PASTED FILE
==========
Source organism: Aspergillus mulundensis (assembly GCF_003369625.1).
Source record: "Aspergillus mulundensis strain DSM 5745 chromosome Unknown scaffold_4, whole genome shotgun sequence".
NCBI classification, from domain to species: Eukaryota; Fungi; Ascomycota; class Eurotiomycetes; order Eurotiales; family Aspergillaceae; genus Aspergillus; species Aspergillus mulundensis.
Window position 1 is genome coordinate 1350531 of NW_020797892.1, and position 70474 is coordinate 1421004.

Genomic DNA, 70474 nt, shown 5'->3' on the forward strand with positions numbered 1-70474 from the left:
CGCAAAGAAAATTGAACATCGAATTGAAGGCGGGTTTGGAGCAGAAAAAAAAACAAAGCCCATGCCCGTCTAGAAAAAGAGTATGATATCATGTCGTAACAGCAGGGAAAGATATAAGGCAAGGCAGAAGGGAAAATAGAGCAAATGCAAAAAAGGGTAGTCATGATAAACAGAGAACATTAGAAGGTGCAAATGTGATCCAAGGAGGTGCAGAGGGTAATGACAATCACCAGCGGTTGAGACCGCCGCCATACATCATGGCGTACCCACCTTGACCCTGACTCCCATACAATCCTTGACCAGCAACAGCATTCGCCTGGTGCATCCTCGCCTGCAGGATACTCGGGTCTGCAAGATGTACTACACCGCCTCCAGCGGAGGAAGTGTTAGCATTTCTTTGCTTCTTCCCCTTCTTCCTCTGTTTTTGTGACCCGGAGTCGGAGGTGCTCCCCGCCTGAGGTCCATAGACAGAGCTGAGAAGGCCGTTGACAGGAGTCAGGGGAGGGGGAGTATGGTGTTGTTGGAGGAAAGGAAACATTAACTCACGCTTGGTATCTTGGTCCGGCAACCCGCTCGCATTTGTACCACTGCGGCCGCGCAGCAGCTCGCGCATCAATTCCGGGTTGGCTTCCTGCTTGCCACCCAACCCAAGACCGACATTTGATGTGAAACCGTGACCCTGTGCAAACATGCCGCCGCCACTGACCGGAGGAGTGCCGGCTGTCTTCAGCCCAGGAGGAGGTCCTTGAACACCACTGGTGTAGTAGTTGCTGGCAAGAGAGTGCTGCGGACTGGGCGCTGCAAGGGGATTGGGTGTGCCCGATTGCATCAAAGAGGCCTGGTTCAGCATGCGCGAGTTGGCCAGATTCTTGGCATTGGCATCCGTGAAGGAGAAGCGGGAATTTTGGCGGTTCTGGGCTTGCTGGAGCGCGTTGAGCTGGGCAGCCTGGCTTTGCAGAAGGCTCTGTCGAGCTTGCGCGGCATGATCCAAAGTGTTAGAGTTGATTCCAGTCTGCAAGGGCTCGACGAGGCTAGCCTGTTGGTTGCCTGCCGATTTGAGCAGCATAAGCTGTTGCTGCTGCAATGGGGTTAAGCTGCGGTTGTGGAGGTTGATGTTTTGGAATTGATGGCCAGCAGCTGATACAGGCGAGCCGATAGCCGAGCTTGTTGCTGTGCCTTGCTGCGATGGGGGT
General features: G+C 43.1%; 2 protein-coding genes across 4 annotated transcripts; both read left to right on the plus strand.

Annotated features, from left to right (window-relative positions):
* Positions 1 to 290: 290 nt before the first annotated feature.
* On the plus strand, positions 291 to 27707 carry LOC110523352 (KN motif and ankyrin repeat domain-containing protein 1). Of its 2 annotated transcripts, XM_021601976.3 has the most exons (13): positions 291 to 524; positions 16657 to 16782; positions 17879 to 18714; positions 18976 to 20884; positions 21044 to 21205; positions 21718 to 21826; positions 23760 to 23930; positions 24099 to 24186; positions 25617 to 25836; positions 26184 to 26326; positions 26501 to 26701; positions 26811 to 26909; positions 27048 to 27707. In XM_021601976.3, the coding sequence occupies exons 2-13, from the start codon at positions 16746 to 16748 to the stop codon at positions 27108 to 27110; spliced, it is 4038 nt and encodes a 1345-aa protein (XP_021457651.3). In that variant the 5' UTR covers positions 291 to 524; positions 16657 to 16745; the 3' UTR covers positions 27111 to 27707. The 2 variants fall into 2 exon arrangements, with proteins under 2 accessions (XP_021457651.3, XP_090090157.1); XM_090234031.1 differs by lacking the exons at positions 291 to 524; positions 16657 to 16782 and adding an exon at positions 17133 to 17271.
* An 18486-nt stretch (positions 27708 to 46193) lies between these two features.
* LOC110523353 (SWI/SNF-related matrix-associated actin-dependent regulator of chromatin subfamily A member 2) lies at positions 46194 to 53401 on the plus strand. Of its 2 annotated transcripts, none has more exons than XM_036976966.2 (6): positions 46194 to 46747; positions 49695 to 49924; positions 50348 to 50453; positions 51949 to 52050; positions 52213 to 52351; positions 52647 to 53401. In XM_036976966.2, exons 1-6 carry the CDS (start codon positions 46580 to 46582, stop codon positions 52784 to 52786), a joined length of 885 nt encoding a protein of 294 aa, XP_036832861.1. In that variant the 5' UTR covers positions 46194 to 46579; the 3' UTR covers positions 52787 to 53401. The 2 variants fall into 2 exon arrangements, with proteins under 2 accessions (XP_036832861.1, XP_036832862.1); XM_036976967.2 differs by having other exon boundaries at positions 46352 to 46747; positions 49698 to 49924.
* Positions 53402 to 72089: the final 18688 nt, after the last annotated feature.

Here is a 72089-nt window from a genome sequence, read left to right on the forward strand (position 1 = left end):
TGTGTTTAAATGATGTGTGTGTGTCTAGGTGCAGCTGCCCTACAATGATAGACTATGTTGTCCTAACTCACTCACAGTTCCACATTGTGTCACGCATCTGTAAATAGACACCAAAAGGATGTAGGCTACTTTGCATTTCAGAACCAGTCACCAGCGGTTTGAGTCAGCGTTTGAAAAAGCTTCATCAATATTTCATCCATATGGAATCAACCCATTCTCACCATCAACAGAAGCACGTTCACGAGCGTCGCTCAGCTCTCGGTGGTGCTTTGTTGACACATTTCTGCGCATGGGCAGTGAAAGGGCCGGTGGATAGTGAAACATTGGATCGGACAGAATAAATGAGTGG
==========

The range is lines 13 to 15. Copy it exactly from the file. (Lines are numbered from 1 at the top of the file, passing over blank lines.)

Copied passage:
* Positions 53402 to 72089: the final 18688 nt, after the last annotated feature.

Here is a 72089-nt window from a genome sequence, read left to right on the forward strand (position 1 = left end):
TGTGTTTAAATGATGTGTGTGTGTCTAGGTGCAGCTGCCCTACAATGATAGACTATGTTGTCCTAACTCACTCACAGTTCCACATTGTGTCACGCATCTGTAAATAGACACCAAAAGGATGTAGGCTACTTTGCATTTCAGAACCAGTCACCAGCGGTTTGAGTCAGCGTTTGAAAAAGCTTCATCAATATTTCATCCATATGGAATCAACCCATTCTCACCATCAACAGAAGCACGTTCACGAGCGTCGCTCAGCTCTCGGTGGTGCTTTGTTGACACATTTCTGCGCATGGGCAGTGAAAGGGCCGGTGGATAGTGAAACATTGGATCGGACAGAATAAATGAGTGG